It didn’t come as too much of a shock to me when, in August 1991, there was an attempted coup against Gorbachev carried out by Soviet hardliners. And it didn’t take a political scientist to realize while watching Boris Yeltsin climb on top of a Soviet Army tank outside the Russian parliament that Gorbachev’s moment in history was rapidly fading.

Gorbachev resigned from the presidency on Dec. 25, 1991. Shortly after his televised speech, the Soviet flag that had flown over the Kremlin for more than seven decades was taken down, to be replaced by the tricolor of the Russian Federation.

The collapse of the Soviet Union upended the global geopolitical balance of power, thrusting the United States into the position of sole-remaining superpower, a job description it unfortunately proved unworthy of. The consequences of the uncontrolled elevation of the U.S. to global hegemon, combined with the precipitous decline in the power and prestige of the Russian Federation, the Soviet Union’s logical and functional heir, set in motion a sea of change which is still unfolding today.

This is the legacy of Mikhail Gorbachev. He presided over the collapse of the Soviet Union which was prompted — and accelerated — by his own arrogance, which blinded him to the need to change direction when it became clear that Perestroika, at least how it was originally envision, was not, and could not, succeed.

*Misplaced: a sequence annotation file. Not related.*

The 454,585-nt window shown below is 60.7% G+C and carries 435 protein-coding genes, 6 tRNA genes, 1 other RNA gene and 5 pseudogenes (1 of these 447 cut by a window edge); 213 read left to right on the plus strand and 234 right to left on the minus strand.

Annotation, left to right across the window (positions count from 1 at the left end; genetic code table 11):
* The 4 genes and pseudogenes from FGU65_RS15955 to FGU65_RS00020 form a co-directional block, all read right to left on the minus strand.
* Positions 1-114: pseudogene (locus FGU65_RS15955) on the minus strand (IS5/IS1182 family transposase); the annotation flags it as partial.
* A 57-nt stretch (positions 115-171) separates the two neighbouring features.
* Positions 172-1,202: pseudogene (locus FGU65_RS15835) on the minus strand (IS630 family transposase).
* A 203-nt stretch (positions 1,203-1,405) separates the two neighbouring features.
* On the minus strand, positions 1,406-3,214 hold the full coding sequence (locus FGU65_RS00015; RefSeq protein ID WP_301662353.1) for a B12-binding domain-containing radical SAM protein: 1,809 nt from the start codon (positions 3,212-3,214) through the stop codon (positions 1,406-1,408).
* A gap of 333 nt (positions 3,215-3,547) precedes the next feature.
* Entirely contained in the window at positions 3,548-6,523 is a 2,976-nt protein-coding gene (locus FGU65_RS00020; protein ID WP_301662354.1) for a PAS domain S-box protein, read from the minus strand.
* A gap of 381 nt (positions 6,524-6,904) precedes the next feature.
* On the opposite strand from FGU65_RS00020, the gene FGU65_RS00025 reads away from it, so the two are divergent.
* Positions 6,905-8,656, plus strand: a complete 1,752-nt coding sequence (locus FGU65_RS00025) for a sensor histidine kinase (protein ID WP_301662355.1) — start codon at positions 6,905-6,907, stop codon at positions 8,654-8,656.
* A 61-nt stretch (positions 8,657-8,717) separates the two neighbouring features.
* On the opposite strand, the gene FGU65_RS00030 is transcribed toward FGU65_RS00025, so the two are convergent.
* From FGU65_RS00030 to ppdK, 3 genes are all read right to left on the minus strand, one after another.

But there is another legacy. From the ashes of failure, a new world order is arising some 30 years after Gorbachev and the Soviet Union entered the history books as has-beens. The multi-polar challenge to U.S. singularity that is being mounted by Russia, China and others was only made possible by the forces of change that were unleashed because of Gorbachev’s spectacular failure as a Soviet leader.

While this was not the objective of Gorbachev when he initiated his Perestroika-based “revolution,” it is an undeniable consequence. History is made by what can best be described as vectors of change.

For better or for worse, that emerges as the most fitting epitaph for the man: Mikhail Gorbachev, a vector of change who shaped world history.

Scott Ritter is a former U.S. Marine Corps intelligence officer who served in the former Soviet Union implementing arms control treaties, in the Persian Gulf during Operation Desert Storm and in Iraq overseeing the disarmament of WMD. His most recent book is Disarmament in the Time of Perestroika, published by Clarity Press.

The views expressed are solely those of the author and may or may not reflect those of Consortium News.

13 comments for “SCOTT RITTER: Mikhail Gorbachev, a Vector of Change